Ryzen 7 was a good introduction to AMD's Zen architecture, followed by Ryzen 5, which brought a bit more balance to the price/performance ratio. However, the buck does not stop there. AMD is readying a Ryzen 3 release to complete its mainstream desktop lineup, and for enthusiasts, Threadripper is right around the corner as well. Both are set to debut within the next couple of months, with AMD today announcing release time frames for Ryzen 3 and Threadripper, and pricing information for the latter.
Starting at the top, Threaderipper is headed to the high-end desktop (HEDT) market before the end of summer. While AMD did not share an exact release date, the company did say that Threadripper will be on store shelves in early August, which we take to mean within the first two weeks.
There will be two SKUs to choose from:
- Ryzen Threadripper 1950X: 16 cores, 32 threads, 3.4GHz-4GHz—$999
- Ryzen Threadripper 1920X: 12 cores, 24 threads, 3.5GHz-4GHz—$799
As you can see, clockspeeds will generally be the same, with the 1920X having a 100MHz faster boost clock and the same 4GHz Turbo speed. That should make it perform slightly better in programs that are not heavily threaded or otherwise do a poor job of utilizing multiple cores and threads, though the added cores and threads of the 1950X will more than make up for the base clockspeed difference in programs that do tap into available cores and threads.
One of those programs is Cinebench. In the latest version (R15), AMD demonstrates in a YouTube video the 1950X cruising through Maxon's professional grade benchmark and scoring over 3,000 points.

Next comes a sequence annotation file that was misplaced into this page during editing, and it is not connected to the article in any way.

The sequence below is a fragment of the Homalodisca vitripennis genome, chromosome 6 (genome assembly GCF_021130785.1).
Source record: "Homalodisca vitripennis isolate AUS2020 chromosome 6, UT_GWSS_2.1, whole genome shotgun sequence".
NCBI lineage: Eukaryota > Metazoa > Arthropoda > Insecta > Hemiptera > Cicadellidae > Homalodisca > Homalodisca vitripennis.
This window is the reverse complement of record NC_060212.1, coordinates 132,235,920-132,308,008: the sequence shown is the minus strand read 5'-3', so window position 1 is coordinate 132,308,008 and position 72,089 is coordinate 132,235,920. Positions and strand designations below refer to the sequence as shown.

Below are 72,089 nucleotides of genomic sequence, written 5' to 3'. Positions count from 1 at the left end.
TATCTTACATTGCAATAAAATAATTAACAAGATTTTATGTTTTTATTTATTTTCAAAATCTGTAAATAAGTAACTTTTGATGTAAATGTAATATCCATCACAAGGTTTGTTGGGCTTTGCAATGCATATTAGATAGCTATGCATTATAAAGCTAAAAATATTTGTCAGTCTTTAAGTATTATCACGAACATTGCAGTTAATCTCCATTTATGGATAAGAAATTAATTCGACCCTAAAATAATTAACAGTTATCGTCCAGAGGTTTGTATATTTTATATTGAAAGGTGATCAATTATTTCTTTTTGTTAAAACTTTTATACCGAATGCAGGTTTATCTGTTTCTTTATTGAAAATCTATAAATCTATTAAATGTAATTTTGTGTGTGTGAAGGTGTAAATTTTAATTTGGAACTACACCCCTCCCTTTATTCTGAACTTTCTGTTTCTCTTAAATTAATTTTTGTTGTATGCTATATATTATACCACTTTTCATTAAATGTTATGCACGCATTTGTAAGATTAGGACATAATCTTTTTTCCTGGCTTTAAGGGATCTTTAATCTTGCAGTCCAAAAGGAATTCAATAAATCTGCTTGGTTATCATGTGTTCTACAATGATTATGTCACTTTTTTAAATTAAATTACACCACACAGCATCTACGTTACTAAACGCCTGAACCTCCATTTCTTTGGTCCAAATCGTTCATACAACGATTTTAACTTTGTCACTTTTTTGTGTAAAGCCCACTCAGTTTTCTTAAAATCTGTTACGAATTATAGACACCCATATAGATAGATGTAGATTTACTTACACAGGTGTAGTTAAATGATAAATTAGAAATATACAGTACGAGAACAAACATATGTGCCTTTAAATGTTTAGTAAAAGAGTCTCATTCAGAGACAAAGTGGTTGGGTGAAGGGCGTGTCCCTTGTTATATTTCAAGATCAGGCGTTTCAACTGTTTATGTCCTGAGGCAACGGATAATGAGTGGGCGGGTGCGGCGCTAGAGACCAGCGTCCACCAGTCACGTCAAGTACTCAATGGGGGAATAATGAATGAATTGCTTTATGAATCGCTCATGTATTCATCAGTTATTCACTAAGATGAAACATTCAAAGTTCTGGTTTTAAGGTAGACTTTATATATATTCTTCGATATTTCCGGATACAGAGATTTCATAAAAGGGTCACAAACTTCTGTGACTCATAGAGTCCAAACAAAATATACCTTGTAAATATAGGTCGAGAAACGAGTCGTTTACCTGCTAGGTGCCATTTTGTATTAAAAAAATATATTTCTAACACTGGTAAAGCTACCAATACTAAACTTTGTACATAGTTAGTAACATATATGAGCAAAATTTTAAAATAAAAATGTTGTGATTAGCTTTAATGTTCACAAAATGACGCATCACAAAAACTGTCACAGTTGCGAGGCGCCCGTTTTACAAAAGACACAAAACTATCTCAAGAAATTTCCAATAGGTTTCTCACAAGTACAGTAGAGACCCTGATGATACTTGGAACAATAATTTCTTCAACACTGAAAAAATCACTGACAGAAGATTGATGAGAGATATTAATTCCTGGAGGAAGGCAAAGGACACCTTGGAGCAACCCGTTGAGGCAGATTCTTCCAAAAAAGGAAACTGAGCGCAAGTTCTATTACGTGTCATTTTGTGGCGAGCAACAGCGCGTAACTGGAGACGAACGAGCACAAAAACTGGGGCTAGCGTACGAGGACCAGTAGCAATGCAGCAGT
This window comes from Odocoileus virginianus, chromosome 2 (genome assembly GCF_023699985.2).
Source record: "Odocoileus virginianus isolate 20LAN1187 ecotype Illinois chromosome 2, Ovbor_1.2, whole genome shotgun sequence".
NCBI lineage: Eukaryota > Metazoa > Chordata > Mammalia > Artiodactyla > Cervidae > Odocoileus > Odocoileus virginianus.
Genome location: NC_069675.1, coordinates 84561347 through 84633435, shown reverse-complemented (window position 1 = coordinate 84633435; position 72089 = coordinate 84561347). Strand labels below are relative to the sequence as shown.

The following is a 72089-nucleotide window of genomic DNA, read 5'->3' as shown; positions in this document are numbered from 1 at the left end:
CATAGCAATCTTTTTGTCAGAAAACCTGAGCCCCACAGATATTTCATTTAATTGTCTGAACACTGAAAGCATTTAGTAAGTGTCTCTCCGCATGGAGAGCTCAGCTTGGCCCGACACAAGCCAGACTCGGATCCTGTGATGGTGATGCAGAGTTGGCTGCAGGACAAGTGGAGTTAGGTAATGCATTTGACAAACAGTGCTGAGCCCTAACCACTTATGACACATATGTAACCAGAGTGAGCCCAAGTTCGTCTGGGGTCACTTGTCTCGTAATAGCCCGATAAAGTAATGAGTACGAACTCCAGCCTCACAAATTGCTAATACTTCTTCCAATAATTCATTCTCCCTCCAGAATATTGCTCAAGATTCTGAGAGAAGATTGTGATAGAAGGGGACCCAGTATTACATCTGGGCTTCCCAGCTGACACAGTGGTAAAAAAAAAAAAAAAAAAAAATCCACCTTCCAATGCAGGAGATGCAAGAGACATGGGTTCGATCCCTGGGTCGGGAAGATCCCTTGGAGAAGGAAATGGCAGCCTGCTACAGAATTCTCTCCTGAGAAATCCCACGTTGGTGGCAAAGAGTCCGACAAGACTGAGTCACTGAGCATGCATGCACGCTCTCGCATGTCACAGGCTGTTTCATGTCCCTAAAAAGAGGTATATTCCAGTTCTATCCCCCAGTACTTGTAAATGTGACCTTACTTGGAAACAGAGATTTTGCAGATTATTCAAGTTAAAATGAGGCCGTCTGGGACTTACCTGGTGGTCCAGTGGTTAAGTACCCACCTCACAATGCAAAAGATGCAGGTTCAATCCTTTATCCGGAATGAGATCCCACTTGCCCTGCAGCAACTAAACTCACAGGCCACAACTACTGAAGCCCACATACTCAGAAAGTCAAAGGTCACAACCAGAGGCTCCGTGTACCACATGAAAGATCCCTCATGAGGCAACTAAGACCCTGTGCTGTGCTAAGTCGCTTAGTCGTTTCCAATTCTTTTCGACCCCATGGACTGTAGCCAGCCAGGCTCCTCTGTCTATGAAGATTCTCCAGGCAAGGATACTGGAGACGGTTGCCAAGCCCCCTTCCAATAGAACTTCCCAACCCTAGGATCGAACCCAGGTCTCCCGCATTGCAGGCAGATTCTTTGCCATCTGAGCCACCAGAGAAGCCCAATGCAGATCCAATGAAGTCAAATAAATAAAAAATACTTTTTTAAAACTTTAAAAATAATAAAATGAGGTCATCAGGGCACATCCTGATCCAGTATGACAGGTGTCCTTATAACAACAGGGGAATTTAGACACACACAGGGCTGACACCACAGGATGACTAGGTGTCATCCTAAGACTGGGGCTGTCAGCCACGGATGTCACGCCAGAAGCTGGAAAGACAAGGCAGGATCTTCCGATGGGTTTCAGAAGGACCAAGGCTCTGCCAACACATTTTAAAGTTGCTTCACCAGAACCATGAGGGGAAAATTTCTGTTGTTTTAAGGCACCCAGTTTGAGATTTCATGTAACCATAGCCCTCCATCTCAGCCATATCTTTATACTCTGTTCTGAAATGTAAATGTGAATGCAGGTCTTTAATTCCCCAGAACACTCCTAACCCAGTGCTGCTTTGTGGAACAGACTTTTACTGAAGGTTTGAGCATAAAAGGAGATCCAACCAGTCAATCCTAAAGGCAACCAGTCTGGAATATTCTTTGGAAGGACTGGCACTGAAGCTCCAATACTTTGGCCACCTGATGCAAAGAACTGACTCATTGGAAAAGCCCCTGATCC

The 1920X is no slouch in multi-threaded applications, either. In the same benchmark, the 1920X scored 2,431 points, outpacing an Intel Core i9-7900X that scored 2,167 points. That bodes well for AMD, no matter how much shade Intel tries to throw on the competition.
A couple of notes here before we move on. One is the price point. With the cost of entry set at $799, AMD is undercutting Intel's Core i9 stack, which starts at $999. However, AMD is missing an opportunity here to render Intel's entire HEDT lineup virtually irrelevant—Core i7 Kaby Lake-X processors can be had for a few hundred bucks.
That said, the pricing makes sense from a business perspective. These are big boy/girl CPUs we are talking about here, and if you want a generous allotment of PCI Express lanes to play with, you have to step up to Threadripper (64 PCIe lanes starting at $799) or Skylake-X (44 PCIe lanes starting at $999). AMD also avoids cannibalizing its Ryzen 7 family.
Our own Jarred Walton also deserves kudos for correctly surmising that sites supposedly 'leaking' 14-core and 10-core models were guessing rather than using any concrete information. Jarred noted that to do a 10-core chip, AMD would have to use an asymmetrical CCX configuration (3 cores on two, 2 cores on two for a 10-core chip, or 4 cores on two and 3 cores on two for a 14-core).
Finally, in addition to featuring 64 PCIe lanes, Ryzen Threaderipper will use a new socket (dubbed TR4) and support quad-channel DDR4 memory.
AMD also announced specs and availability for its upcoming Ryzen 3 family. Ryzen 3 will land on store shelves two weeks from today (July 27) with the following models:
- Ryzen 3 1300X: 4 cores, 4 threads, 3.5GHz-3.7GHz
- Ryzen 3 1200: 4 cores, 4 threads, 3.1GHz-3.4GHz
AMD did not announce pricing information for Ryzen 3, though as a point of reference, the least expensive Ryzen 5 processor (Ryzen 5 1400) sells for around $160.